1) Most Millionaires Are Self-Employed
Got a great idea for a business? Make sure the profits are going in your pocket, not your boss’s. Via The Millionaire Next Door:
Twenty percent of the affluent households in America are headed by retirees. Of the remaining 80 percent, more than two-thirds are headed by self-employed owners of businesses. In America, fewer than one in five households, or about 18 percent, is headed by a self-employed business owner or professional. But these self-employed people are four times more likely to be millionaires than those who work for others.
Sound risky? It is. Less than a third of new companies survive 10 years. Via The Illusions of Entrepreneurship:
…no matter how you measure new firms, and no matter which developed country you look at, it appears that only half of new firms started remain in business for five years, and less than one-third last ten years.
But millionaires have a different perspective. They think it’s risky to work for someone else. You could get laid off. Your boss could make a bad decision. They want to be in control of their own destiny and yes — they’re quite confident. And research shows confidence boosts your income. But not only is entrepreneurship risky, it’s also hard work. In only two countries out of all the ones surveyed did the self-employed not work harder than salaried employees
Why do something so risky and difficult? Research shows one of the main things that makes us love our work is autonomy. And this is definitely true here. You’d need to earn 2.5 times as much money to be as happy as someone who is self-employed. Via The Illusions of Entrepreneurship:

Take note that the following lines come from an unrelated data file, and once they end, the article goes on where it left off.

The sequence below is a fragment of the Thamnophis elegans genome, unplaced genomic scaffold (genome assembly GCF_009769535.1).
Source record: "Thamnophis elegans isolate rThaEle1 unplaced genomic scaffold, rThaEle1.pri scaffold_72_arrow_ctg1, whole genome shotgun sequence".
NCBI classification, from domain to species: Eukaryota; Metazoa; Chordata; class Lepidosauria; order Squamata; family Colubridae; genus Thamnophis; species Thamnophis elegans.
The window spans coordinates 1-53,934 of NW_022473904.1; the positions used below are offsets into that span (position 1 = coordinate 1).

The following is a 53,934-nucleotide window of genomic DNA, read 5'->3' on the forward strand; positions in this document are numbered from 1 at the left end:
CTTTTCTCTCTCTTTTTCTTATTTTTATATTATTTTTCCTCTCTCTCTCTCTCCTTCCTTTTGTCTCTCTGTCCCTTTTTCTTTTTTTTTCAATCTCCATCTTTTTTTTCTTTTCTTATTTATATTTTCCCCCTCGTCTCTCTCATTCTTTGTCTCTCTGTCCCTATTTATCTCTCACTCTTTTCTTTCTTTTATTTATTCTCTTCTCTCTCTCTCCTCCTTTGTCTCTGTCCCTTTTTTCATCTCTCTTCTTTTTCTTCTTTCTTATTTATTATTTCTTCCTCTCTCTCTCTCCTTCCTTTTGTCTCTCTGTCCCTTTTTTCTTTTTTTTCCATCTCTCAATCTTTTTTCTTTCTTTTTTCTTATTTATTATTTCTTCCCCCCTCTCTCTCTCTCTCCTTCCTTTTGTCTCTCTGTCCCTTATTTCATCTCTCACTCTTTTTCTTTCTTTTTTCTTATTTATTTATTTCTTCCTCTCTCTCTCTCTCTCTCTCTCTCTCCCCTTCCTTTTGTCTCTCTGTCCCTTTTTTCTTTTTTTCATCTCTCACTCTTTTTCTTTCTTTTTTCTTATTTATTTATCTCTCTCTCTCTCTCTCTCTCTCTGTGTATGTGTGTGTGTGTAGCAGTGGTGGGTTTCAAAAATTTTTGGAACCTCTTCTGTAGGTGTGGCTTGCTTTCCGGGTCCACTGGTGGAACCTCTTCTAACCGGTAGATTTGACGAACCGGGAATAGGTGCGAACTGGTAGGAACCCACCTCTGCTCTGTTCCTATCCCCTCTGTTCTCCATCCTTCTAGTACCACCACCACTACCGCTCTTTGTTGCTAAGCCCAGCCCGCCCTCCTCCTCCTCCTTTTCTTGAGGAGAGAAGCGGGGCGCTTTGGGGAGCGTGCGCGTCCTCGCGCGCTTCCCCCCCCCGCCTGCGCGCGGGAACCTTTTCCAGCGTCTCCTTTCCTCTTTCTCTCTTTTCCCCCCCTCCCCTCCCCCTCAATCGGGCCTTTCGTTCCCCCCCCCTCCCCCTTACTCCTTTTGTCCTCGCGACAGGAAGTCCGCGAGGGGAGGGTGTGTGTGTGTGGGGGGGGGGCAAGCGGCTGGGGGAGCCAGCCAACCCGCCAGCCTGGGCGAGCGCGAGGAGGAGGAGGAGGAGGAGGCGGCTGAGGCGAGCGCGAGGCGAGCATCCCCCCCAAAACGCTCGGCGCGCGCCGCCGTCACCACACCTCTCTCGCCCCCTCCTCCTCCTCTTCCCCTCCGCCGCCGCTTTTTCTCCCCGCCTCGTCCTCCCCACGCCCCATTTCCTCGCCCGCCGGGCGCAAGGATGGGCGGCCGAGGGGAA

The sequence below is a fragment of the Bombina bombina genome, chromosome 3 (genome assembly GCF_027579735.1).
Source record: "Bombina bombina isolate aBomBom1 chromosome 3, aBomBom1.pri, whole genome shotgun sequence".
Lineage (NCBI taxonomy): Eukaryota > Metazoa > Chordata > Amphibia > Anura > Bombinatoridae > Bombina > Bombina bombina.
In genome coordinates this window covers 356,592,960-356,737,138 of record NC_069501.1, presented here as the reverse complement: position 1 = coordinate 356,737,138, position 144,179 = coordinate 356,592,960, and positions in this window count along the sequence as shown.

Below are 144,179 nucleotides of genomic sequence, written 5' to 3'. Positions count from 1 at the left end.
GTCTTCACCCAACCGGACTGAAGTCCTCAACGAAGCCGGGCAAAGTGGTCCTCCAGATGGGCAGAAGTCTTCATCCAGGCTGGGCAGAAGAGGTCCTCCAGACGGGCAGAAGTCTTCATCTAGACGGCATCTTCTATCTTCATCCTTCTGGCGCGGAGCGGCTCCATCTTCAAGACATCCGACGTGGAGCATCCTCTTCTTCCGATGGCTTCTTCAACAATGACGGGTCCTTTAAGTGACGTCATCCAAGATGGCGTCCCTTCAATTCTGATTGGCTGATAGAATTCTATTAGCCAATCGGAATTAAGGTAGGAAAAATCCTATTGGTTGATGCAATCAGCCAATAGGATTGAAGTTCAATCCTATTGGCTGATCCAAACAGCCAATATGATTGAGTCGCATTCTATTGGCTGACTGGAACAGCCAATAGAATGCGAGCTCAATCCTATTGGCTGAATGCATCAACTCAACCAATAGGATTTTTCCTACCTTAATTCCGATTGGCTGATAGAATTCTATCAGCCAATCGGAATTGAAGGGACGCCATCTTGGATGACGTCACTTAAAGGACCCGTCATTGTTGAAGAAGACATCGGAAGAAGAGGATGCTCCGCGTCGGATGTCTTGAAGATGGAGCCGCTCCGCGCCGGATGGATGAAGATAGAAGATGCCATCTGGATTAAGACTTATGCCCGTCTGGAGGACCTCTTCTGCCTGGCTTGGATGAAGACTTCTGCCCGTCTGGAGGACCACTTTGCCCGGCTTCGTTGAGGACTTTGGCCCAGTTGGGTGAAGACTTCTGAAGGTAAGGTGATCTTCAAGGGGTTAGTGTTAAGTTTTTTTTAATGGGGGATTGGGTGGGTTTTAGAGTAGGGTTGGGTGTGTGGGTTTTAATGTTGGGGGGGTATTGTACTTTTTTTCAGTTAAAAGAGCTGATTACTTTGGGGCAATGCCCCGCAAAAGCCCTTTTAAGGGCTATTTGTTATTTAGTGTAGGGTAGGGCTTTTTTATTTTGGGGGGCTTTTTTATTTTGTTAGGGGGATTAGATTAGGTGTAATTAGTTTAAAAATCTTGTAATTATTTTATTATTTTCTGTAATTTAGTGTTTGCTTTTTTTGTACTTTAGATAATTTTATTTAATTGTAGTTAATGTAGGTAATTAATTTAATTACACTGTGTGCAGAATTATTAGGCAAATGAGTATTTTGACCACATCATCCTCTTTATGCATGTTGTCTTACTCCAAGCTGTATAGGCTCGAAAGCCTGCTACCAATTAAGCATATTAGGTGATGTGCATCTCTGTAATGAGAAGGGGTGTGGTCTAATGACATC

These studies have found that people are more satisfied with their jobs when they are working for themselves than when they are working for others. In fact, the studies show that to be as satisfied when he is working for others as he is when he is working for himself, the average person needs to earn two-and-a-half times as much money!
2) Millionaires Choose Their Careers Strategically
They don’t start a business they’re necessarily passionate about. They don’t even do something they necessarily understand or have experience in. They start a business that they think is going to make money. They look for areas of big demand and small supply. Some of you are saying, “Duh. Of course that’s how you should pick a business.” Yeah, but that’s not what the vast majority of people do. Via The Illusions of Entrepreneurship:
…there is no evidence that entrepreneurs select industries in which profits, profit margins, or revenues are higher. 63% of new business owners admit their venture doesn’t have a competitive advantage. Only a third say they really did a search for good business ideas.
And the industry you start a business in is very important: some industries are over 600 times more likely to be successful than others. Via The Illusions of Entrepreneurship: